Long Nuit

Do you have any idea how difficult it is to keep up a blog when you're working eleven + hours AND commuting for three hours each day? I feel tired. And let's not even talk about how much weight I've put on via stress eating. Ugh.

After Camera Guy and his busy hands/vacuum mouth, I knew I was growing tired of the online dating scene again. It's time consuming, exhausting, and I have to take breaks to keep myself from going crazy. I knew someone would really have to grab my attention in order for me to meet up with them. Enter: Polish Dude.

Polish Dude looked "excellent on paper", as my friend Gyn would say (hi Gyn, love you!). A fellow graphic designer, full head of hair (sorry, Frank), 5'8", average build, cute pictures, good sense of humour. Win! After chatting on MSN, we decided it was time to meet up, and he suggested we attend Nuit Blanche. For those of you who don't live in Toronto, Nuit Blanche is a free all-night (sunset to sunrise) contemporary art event.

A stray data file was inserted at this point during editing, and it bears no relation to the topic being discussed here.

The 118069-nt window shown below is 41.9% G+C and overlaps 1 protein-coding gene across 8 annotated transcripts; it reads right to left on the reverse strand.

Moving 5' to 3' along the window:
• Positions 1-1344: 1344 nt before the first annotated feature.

I had never been, but I'd heard great things, so I agreed to meet up with him, and found myself waiting nervously at the Eaton Centre on a very cold night in October. He called my cell phone and told me he was waiting just outside the doors, so I took a deep breath, stepped outside, and…5'8" my ass.

We shared an awkward hug, then decided to start wandering down Queen Street West.

There were people EVERYWHERE. I was careful not to lose Polish Dude in the crowds as we walked to Nathan Phillips Square to see a drive-in inspired multimedia installation. Slowly, I took in all the people hanging around giant screens displaying strange shapes and colours, along with sound I could barely hear above the crowd.

"I don't get it," I said to Polish Dude, and he smiled.

We headed back out to the street and continued west, chatting as we walked. I babble when I'm nervous, and he didn't seem to mind, or have much to say.

Another art project: crazy hippies balancing rocks.

"Uh, what the fuck?" I said, as we stopped to watch. One of the hippies started preaching new-age nonsense, and I began to wonder if they were actually part of Nuit Blanche, or had just found a perfect venue for crazy town.

Just then, one of the balancing rocks fell, and I burst out laughing, garnering dirty looks from the hippie and a few people around us. "Oh, come on!" I said loudly, and Polish Dude chuckled beside me. We decided it was time to move on.